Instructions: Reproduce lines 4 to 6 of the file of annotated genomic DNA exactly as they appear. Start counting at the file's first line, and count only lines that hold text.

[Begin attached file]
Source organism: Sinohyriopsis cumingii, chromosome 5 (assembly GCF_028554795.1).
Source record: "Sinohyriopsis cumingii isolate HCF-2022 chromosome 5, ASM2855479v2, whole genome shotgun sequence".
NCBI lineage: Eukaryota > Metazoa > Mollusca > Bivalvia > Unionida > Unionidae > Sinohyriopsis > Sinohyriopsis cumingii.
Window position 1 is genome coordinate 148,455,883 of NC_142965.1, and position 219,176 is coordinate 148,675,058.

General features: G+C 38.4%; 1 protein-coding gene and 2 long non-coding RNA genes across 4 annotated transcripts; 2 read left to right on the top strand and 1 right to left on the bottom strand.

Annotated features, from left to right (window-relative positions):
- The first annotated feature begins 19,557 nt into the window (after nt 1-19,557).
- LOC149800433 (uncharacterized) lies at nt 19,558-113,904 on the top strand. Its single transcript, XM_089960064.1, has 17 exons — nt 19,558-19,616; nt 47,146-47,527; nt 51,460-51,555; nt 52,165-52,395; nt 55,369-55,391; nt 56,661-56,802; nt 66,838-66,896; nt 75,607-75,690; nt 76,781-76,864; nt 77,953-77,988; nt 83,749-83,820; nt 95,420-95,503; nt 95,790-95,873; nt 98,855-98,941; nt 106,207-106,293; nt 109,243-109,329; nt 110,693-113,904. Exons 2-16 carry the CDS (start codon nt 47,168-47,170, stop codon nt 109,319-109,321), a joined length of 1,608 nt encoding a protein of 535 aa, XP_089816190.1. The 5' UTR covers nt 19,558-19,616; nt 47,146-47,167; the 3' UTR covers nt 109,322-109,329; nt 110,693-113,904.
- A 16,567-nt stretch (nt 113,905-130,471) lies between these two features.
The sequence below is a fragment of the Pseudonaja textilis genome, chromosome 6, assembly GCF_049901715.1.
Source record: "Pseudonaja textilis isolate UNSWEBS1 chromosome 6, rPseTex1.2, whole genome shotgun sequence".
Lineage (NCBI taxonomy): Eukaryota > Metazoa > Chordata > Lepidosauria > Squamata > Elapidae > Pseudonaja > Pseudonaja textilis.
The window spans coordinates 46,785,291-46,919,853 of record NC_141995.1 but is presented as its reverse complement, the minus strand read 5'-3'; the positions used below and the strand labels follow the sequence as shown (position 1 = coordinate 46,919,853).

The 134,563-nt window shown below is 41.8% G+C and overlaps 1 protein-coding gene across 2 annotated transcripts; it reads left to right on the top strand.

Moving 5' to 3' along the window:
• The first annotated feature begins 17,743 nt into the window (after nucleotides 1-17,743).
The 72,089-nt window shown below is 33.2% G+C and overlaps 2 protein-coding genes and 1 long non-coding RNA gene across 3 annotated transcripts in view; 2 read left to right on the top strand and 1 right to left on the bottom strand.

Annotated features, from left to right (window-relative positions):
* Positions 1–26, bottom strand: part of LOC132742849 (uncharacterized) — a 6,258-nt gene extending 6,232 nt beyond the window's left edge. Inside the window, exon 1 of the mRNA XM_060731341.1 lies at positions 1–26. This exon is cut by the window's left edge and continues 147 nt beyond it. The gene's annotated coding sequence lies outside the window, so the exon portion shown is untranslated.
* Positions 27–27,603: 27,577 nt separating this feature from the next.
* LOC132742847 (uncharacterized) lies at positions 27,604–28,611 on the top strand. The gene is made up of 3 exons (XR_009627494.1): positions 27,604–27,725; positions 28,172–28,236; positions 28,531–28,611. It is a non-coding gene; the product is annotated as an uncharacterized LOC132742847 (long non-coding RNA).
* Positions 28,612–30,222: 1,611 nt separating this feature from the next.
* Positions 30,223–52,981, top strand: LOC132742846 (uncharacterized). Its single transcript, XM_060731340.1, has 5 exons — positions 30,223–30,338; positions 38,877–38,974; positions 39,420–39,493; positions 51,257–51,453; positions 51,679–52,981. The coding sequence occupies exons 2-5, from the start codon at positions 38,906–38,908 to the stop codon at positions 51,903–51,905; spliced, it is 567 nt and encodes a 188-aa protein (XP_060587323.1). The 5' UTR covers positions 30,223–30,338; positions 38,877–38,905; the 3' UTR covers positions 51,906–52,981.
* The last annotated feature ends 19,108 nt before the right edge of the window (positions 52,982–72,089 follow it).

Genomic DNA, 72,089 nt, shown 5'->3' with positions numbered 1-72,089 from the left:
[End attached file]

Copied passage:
Window position 1 is genome coordinate 148,455,883 of NC_142965.1, and position 219,176 is coordinate 148,675,058.

General features: G+C 38.4%; 1 protein-coding gene and 2 long non-coding RNA genes across 4 annotated transcripts; 2 read left to right on the top strand and 1 right to left on the bottom strand.

Annotated features, from left to right (window-relative positions):